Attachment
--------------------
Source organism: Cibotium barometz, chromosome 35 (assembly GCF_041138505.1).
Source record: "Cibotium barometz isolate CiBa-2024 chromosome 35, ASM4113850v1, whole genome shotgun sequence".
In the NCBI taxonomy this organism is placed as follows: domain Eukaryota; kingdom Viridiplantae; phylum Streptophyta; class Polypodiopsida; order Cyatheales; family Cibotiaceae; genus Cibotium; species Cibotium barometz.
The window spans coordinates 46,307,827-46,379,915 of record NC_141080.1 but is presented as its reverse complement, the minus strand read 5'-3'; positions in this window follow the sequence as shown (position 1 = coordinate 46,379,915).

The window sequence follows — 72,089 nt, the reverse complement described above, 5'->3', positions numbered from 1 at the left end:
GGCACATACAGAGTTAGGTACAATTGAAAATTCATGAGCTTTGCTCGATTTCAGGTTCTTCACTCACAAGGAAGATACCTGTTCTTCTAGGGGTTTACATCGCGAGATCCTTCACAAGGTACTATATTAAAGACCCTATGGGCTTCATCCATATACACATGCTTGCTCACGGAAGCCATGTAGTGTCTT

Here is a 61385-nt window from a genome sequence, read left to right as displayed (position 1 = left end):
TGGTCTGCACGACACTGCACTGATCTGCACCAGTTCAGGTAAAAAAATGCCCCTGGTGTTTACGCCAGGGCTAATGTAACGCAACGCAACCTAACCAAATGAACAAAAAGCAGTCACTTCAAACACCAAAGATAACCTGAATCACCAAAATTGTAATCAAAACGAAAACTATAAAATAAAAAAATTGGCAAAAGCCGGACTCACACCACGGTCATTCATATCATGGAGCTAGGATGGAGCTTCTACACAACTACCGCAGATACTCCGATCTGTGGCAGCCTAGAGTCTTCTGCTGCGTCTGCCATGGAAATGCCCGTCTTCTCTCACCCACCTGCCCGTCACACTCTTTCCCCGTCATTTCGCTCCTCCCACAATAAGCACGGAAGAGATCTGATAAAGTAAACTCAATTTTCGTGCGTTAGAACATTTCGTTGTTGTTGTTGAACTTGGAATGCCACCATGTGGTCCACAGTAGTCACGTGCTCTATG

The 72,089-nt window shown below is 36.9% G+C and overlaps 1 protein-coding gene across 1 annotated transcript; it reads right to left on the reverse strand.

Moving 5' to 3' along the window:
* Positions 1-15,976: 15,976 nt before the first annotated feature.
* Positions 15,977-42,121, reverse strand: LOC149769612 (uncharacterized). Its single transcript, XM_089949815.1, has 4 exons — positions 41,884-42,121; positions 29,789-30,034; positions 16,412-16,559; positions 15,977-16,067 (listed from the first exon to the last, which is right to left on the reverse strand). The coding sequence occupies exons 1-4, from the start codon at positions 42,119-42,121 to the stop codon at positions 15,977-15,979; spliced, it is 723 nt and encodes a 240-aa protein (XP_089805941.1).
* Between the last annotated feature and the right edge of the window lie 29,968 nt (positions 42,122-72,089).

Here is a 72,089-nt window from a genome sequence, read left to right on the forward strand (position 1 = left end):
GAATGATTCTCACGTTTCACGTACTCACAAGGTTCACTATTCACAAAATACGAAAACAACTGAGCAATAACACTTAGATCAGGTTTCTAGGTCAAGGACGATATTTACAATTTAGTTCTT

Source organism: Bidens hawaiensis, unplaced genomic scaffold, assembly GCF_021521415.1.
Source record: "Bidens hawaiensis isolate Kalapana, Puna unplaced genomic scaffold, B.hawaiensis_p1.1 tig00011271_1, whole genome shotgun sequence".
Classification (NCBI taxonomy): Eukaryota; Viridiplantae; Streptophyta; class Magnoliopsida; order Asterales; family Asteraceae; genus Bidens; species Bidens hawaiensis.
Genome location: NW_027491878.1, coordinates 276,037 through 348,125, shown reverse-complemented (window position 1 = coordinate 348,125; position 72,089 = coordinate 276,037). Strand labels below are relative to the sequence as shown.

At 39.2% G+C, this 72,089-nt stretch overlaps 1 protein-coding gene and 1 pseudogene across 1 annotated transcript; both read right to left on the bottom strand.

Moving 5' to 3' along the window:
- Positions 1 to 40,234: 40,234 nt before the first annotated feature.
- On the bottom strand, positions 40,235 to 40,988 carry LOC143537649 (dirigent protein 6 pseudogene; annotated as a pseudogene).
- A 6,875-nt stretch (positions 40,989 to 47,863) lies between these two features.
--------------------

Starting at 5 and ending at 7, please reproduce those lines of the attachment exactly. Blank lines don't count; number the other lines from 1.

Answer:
The window sequence follows — 72,089 nt, the reverse complement described above, 5'->3', positions numbered from 1 at the left end:
GGCACATACAGAGTTAGGTACAATTGAAAATTCATGAGCTTTGCTCGATTTCAGGTTCTTCACTCACAAGGAAGATACCTGTTCTTCTAGGGGTTTACATCGCGAGATCCTTCACAAGGTACTATATTAAAGACCCTATGGGCTTCATCCATATACACATGCTTGCTCACGGAAGCCATGTAGTGTCTT

Here is a 61385-nt window from a genome sequence, read left to right as displayed (position 1 = left end):